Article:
|Treatment of Hemoptysis:
* Localization of bleeding site by bronchoscopy or pulmonary
1. Treat the identified underlying causes
Position good lung up
Cough suppression to prevent further coughing
which likely inhibits hemostasis.
Consider empirical antibiotics for lung infections
2. Bronchoscopic Management of Massive Hemoptysis
- Endotracheal Intubation
with endotracheal tube of large caliber for airway control & acute
- to facilitate airway suctioning, ventilation, and bronchoscopy.
Selective intubation of the mainstem bronchi can be used to emergently secure
a blood-free airway in a patient with massive hemoptysis.
Double-lumen endotracheal tubes (DLTs) allow independent isolation of each
mainstem bronchus. However, there are problems with the use of DLTs
in patients with massive hemoptysis. Placement requires expertise, and the
DLT is difficult to secure in an unparalyzed patient.
Repeated bronchoscopic suctioning
Iced saline irrigation
Bronchoscopic Infusions or instillation of topical
Hemostatic or Vasoactive Drugs ( Materials)
Bronchoscopic application of epinephrine 1:1000,
1 to 2 mL, to the bleeding site sometimes slows the
Fibrinogen-thrombin mixtures have been used in Japan with good success. Although
commercial fibrinogen is not available in the United States for patient use,
cryoprecipitate-thrombin or thrombin alone remains a theoretically beneficial
alternative. Cold saline lavage through a rigid bronchoscope has also had
reported success, although controlled trials have not been done.
Bronchoscopic tamponade with Fogarty catheters
or Baloon tamponade.
- the balloon-tipped catheters to control massive hemoptysis.
Swan-Ganz catheters can also be used for this purpose, but their short length
requires they be carried on the exterior of the bronchoscope by a "bronchoscopic
shuttle" technique to facilitate bronchoscope removal. With the balloon inflated,
a less emergent decision regarding surgery can be made.
Tamponade with gauze or Gelfoam
Fibrin glue tamponade
Laser Photocoagulation (The Nd-YAG or argon
- is effective in controlling persistent hemoptysis from airway carcinomas
in approximately 60% of patients.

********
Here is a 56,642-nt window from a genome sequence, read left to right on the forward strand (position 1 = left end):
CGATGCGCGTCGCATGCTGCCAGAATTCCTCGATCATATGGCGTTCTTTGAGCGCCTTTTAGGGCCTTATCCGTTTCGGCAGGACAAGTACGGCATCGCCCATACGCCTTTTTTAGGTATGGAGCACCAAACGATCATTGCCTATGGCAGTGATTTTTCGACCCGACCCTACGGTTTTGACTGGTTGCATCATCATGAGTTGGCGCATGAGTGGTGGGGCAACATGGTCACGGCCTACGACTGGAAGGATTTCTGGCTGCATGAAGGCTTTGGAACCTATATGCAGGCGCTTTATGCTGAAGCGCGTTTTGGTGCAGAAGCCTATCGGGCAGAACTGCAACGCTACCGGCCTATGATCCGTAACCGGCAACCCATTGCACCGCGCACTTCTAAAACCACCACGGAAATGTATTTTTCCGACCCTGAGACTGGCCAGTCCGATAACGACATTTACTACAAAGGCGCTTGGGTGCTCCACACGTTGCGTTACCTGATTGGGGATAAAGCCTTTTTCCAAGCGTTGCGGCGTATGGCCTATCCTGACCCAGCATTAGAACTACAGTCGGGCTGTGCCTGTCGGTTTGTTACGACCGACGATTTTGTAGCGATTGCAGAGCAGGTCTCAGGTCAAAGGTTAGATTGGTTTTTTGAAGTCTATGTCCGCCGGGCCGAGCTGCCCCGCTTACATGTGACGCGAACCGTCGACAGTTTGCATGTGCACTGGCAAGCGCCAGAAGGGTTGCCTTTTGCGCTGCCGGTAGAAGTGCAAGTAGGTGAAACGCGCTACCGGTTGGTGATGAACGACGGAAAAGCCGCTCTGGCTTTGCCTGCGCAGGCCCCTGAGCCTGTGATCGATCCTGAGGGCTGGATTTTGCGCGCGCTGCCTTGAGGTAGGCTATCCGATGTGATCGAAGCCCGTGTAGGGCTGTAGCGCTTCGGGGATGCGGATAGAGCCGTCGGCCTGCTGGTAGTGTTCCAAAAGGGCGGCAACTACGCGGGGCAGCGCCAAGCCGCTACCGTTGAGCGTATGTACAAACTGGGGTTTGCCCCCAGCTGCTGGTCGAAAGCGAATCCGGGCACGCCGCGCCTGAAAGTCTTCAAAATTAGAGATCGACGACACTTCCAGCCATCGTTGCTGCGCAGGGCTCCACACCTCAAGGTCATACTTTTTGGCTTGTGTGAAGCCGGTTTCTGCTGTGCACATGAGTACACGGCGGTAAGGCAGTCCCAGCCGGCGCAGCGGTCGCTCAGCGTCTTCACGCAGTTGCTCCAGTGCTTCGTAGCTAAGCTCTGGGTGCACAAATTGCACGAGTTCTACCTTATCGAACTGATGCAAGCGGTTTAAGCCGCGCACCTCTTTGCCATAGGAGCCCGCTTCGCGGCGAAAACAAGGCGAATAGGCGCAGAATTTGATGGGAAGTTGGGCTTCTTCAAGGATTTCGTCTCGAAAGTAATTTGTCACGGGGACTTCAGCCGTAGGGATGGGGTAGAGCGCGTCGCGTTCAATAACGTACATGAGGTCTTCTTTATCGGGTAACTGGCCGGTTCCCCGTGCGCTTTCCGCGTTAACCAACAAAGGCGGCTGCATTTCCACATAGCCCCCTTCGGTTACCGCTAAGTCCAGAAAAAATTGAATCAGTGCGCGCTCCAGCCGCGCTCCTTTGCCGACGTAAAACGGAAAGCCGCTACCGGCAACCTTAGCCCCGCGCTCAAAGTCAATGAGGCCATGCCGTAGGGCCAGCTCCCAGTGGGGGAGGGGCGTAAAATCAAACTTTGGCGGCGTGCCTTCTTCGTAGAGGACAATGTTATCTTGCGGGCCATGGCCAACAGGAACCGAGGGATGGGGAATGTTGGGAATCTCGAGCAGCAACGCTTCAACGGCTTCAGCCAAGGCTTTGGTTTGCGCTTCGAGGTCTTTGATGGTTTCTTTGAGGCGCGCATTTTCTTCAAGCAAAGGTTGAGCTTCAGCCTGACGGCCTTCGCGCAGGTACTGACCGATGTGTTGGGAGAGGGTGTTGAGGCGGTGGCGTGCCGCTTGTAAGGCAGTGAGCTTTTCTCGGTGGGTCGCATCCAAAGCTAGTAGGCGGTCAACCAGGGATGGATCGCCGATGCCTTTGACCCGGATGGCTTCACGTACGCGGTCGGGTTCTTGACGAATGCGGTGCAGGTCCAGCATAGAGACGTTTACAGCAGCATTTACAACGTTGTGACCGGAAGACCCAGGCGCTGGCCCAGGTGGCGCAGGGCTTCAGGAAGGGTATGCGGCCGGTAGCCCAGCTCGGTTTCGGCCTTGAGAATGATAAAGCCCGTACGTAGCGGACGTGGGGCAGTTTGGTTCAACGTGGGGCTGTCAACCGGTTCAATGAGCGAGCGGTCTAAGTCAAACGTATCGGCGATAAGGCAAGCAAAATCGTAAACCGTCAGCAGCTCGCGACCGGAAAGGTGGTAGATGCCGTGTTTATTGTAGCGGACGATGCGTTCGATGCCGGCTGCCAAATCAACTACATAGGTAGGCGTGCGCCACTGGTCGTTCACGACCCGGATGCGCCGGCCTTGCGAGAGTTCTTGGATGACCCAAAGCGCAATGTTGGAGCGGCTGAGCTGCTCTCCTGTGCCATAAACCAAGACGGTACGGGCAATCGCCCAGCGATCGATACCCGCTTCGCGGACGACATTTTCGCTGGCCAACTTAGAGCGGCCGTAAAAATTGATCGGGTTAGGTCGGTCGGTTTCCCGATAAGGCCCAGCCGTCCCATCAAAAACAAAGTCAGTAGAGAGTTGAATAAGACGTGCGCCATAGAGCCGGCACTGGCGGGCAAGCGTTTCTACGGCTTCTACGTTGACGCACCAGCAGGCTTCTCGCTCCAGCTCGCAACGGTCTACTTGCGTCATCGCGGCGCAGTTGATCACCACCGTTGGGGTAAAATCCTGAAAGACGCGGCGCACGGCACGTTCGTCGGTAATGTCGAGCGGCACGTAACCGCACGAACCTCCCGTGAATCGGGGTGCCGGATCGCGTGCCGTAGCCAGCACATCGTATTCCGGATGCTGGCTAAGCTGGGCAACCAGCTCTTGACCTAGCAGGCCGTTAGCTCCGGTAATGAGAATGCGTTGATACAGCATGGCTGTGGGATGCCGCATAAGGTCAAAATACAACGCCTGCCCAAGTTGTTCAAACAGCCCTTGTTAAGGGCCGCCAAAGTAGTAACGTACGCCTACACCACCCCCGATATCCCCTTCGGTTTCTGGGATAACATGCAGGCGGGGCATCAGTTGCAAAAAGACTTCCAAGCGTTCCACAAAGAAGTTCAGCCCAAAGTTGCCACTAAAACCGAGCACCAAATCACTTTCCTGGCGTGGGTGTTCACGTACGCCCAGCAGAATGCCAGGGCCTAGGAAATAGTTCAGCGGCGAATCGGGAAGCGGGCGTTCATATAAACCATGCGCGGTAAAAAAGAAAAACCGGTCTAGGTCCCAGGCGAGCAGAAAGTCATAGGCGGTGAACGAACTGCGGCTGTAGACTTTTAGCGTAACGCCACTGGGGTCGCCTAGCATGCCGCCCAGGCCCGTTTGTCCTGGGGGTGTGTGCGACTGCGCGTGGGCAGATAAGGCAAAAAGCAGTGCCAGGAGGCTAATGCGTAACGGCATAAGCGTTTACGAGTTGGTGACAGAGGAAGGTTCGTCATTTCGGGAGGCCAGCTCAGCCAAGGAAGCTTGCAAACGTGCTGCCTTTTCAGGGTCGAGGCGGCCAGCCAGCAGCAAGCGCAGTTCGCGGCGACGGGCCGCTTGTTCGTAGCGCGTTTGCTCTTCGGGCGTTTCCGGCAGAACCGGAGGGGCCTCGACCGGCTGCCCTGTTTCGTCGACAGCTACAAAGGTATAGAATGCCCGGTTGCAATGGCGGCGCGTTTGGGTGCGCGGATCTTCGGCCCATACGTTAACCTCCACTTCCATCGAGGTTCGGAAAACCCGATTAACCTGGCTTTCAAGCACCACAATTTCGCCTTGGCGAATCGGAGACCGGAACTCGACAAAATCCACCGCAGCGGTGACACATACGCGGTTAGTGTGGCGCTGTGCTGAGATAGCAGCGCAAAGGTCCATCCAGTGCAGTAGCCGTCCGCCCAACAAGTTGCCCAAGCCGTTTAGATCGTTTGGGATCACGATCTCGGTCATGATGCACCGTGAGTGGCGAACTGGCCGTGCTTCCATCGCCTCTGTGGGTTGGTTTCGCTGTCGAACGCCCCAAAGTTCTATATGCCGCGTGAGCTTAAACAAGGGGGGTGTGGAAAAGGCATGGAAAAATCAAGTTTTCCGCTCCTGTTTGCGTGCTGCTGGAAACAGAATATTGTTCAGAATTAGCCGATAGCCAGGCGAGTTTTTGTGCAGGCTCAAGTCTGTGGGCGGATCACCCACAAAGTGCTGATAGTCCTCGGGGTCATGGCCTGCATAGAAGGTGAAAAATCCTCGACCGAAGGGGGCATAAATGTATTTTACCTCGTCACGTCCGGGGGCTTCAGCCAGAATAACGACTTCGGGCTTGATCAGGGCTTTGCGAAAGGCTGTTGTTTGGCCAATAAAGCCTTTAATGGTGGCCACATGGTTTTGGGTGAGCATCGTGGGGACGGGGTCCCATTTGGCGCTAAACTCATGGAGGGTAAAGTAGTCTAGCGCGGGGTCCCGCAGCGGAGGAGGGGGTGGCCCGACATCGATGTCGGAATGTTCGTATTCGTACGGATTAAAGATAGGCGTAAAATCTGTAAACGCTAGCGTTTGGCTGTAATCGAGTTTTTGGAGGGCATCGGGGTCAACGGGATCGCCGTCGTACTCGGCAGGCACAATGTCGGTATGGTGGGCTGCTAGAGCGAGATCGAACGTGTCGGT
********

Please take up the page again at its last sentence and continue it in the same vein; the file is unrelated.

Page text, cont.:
- Argon plasma coagulator
A cryoprobe can be used via flexible
bronchoscope to freeze and coagulate the bleeding lesion.
Isolation of bronchial tree (double-lumen endotracheal tube)
3. Selective Bronchial Artery Embolization
is useful in controlling most acutely bleeding patients
yet carries a high incidence of recurrent bleeding in some patient subsets.
The most difficult part of the procedure is to identify
the vessel(s) responsible for bleeding.
4. SURGERY: Thoractomy and resection
of the most involved segments or lobes of the lung.
With any of these techniques, coagulation of the bleeding lesion is more
important than resection of the lesion. If the bleeding is coming from distal
bronchi or pulmonary parenchyma, the distal tip of the flexible bronchoscope
is advanced as far as possible to tamponade the bronchus. This step alone
may keep the blood from flooding other bronchi and permit slow coagulation
of blood collected in the distal areas. Again, instillation of iced saline,
10 to 15 mL, through the bronchoscope may control the bleeding. Special
bronchial-blockade balloon catheters are available to tamponade distal bronchi.
The greatest danger from hemoptysis is from
asphyxiation rather than from exsanguination.
Bronchoscopic techniques are sometimes employed to control bleeding originating
in the tracheobronchial tree or pulmonary parenchyma.
Massive hemoptysis, defined as expectoration of
more than 200 mL of blood in a 24-hour period, is seen in less
than 5% of patients with hemoptysis. Treatment of significant hemoptysis
begins with diagnostic bronchoscopy to localize the site of bleeding; the
treatment approach is then selected.
Bronchoscopic techniques for management of massive hemoptysis are listed
as above .
Death occurs by asphyxiation and can occur very
Small volumes of blood or blood clots suddenly placed into the central airways
may necessitate endotracheal intubation even though the patient was speaking
in full sentences the minute before. Unfortunately, the frustrating inability
to know which patients will accelerate their hemoptysis suggests that all
patients with hemoptysis of greater than 200 mL be admitted to an area of
the hospital that can rapidly initiate airway support.
Major management issues are dependent on the rate
Patients with 600 mL of hemoptysis in less than 4 hours carry up to a 71%
mortality rate vs. 22% and 5% if 600 mL of hemoptysis occurs in 4 to 16 hours
and 16 to 48 hours, respectively. Therefore precise quantitation of bleeding
requiring timed sputum containers at the beside is important. Therapy
for minor and moderate hemoptysis can usually proceed along diagnostic channels,
whereas massive hemoptysis must first focus on patient resuscitation and
When the Hemoptysis Stopped
Localization of bleeding site
Cough suppression to prevent further coughing which likely inhibits hemostasis.
Consider empirical antibiotics for lung infections
Diagnostic evaluation for underlying causes
REF: Mason: Murray & Nadel's Textbook
of Respiratory Medicine, 4th ed., 2005